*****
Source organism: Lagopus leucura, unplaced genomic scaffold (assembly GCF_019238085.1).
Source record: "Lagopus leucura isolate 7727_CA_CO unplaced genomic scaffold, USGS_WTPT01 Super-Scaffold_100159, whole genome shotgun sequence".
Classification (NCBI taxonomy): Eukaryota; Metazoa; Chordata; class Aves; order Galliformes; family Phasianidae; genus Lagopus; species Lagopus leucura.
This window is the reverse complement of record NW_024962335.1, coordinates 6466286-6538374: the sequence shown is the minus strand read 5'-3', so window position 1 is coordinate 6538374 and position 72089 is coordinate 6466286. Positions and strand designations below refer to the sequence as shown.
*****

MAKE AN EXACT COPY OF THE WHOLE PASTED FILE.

Source organism: Lagopus leucura, unplaced genomic scaffold (assembly GCF_019238085.1).
Source record: "Lagopus leucura isolate 7727_CA_CO unplaced genomic scaffold, USGS_WTPT01 Super-Scaffold_100159, whole genome shotgun sequence".
Classification (NCBI taxonomy): Eukaryota; Metazoa; Chordata; class Aves; order Galliformes; family Phasianidae; genus Lagopus; species Lagopus leucura.
This window is the reverse complement of record NW_024962335.1, coordinates 6466286-6538374: the sequence shown is the minus strand read 5'-3', so window position 1 is coordinate 6538374 and position 72089 is coordinate 6466286. Positions and strand designations below refer to the sequence as shown.